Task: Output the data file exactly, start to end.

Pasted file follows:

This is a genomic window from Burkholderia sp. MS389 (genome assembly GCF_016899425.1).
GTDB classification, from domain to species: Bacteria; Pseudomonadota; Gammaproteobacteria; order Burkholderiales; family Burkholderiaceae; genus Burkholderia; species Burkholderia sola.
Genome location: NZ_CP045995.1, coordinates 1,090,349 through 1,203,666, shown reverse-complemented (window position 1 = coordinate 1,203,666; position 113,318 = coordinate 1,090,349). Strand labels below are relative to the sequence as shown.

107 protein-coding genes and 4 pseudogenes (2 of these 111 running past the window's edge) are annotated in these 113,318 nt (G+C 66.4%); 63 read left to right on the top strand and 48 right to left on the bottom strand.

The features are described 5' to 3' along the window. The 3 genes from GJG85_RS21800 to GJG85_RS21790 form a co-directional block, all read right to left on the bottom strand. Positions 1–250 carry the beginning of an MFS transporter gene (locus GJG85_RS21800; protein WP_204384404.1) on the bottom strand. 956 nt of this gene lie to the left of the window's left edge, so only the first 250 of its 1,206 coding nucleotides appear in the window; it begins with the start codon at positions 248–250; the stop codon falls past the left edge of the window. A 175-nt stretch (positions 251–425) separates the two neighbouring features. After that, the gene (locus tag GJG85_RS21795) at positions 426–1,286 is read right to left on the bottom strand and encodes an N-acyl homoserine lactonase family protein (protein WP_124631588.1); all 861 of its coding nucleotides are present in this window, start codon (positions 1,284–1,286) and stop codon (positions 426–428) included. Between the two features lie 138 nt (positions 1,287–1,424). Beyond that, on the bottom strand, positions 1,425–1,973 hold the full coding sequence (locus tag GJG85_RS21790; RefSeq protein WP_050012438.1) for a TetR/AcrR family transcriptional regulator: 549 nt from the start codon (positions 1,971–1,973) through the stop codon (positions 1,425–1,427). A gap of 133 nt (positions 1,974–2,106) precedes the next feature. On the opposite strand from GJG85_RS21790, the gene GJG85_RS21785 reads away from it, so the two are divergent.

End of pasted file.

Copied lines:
This is a genomic window from Burkholderia sp. MS389 (genome assembly GCF_016899425.1).
GTDB classification, from domain to species: Bacteria; Pseudomonadota; Gammaproteobacteria; order Burkholderiales; family Burkholderiaceae; genus Burkholderia; species Burkholderia sola.
Genome location: NZ_CP045995.1, coordinates 1,090,349 through 1,203,666, shown reverse-complemented (window position 1 = coordinate 1,203,666; position 113,318 = coordinate 1,090,349). Strand labels below are relative to the sequence as shown.

107 protein-coding genes and 4 pseudogenes (2 of these 111 running past the window's edge) are annotated in these 113,318 nt (G+C 66.4%); 63 read left to right on the top strand and 48 right to left on the bottom strand.

The features are described 5' to 3' along the window. The 3 genes from GJG85_RS21800 to GJG85_RS21790 form a co-directional block, all read right to left on the bottom strand. Positions 1–250 carry the beginning of an MFS transporter gene (locus GJG85_RS21800; protein WP_204384404.1) on the bottom strand. 956 nt of this gene lie to the left of the window's left edge, so only the first 250 of its 1,206 coding nucleotides appear in the window; it begins with the start codon at positions 248–250; the stop codon falls past the left edge of the window. A 175-nt stretch (positions 251–425) separates the two neighbouring features. After that, the gene (locus tag GJG85_RS21795) at positions 426–1,286 is read right to left on the bottom strand and encodes an N-acyl homoserine lactonase family protein (protein WP_124631588.1); all 861 of its coding nucleotides are present in this window, start codon (positions 1,284–1,286) and stop codon (positions 426–428) included. Between the two features lie 138 nt (positions 1,287–1,424). Beyond that, on the bottom strand, positions 1,425–1,973 hold the full coding sequence (locus tag GJG85_RS21790; RefSeq protein WP_050012438.1) for a TetR/AcrR family transcriptional regulator: 549 nt from the start codon (positions 1,971–1,973) through the stop codon (positions 1,425–1,427). A gap of 133 nt (positions 1,974–2,106) precedes the next feature. On the opposite strand from GJG85_RS21790, the gene GJG85_RS21785 reads away from it, so the two are divergent.